This was also the root cause for the recent 'dieselgate' scandal. In international market, Volkswagen had had difficulty in fulfilling the Euro 6, similar to the BS-VI norms in India and found a way to get around this problem with 'cheat devices'. Four years ago, its vehicles were discovered to be actually emitting much more pollutants than what was allowed. Disappointingly, the company utilized a software to cheat the testing machines into thinking that its cars are meeting all the requirements. Now, one or two more major car manufacturers have come into the spotlight for being accused of using cheat devices of its own.
Will diesel motors be discontinued in India in the near future?
The answer to this question is absolutely not. Posting a ban on a type of vehicles which has such high popularity in the country will definitely take time, not to mention the fact that Europe has had to spend more than a decade completely implementing the Euro-6 emission standards.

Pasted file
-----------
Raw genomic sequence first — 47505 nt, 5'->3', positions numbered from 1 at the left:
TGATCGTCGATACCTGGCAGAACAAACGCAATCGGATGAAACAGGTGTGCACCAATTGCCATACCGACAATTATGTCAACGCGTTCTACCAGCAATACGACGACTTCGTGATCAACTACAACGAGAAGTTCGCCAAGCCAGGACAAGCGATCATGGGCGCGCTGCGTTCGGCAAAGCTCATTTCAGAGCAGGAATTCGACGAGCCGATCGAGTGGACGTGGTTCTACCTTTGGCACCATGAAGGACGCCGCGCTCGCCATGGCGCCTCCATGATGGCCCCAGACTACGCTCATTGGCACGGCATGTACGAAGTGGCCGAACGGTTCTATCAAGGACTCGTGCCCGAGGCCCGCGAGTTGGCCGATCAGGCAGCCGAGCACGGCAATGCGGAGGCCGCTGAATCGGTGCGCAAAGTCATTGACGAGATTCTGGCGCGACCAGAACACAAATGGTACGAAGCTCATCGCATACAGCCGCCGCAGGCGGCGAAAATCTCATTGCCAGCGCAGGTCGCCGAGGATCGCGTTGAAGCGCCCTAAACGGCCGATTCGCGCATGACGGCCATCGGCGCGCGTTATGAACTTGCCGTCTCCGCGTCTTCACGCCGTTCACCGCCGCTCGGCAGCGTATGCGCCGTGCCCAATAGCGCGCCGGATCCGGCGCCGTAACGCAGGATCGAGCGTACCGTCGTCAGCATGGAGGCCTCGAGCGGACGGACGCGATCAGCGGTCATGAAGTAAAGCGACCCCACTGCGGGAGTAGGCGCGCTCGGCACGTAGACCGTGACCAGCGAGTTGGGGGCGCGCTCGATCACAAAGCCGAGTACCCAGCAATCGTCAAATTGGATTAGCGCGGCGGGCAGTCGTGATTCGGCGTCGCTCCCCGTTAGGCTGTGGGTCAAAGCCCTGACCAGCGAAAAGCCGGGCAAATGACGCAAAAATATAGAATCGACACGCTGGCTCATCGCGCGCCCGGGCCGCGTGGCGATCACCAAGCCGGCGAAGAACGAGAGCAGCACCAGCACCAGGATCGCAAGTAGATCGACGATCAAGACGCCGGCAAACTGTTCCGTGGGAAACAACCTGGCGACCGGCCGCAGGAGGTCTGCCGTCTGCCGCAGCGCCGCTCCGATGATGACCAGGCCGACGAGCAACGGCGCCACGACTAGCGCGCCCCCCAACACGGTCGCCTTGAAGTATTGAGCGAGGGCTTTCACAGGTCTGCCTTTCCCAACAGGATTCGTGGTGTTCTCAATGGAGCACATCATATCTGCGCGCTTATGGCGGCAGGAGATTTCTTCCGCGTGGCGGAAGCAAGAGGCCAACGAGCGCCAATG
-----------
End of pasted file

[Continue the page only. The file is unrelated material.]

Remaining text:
Moreover, the SUV segment in India is developing much more quickly than ever, with 70% of customers preferring diesel variants because their robust SUV designs match well with the “torque-y” nature of the engine. Therefore, it is unlikely that there will be a sudden discontinuation in the production of diesel-powered vehicles.
The Maruti Vitara Brezza, which is only powered by diesel engine options, is the dominant in the compact SUV segment.
Finally, diesel vehicles are often associated with lower running costs and higher torque outputs than its petrol counterparts. Therefore, people who use their cars on a regular basis, prefer a high torque figure are more likely to prefer a diesel mill.
Although diesel-powered vehicles have been decreasing in popularity in India, the complete discontinuation of this type of vehicle is still very far away.
What do you think about diesel cars and their prospects in India? Let us know in the comment section below.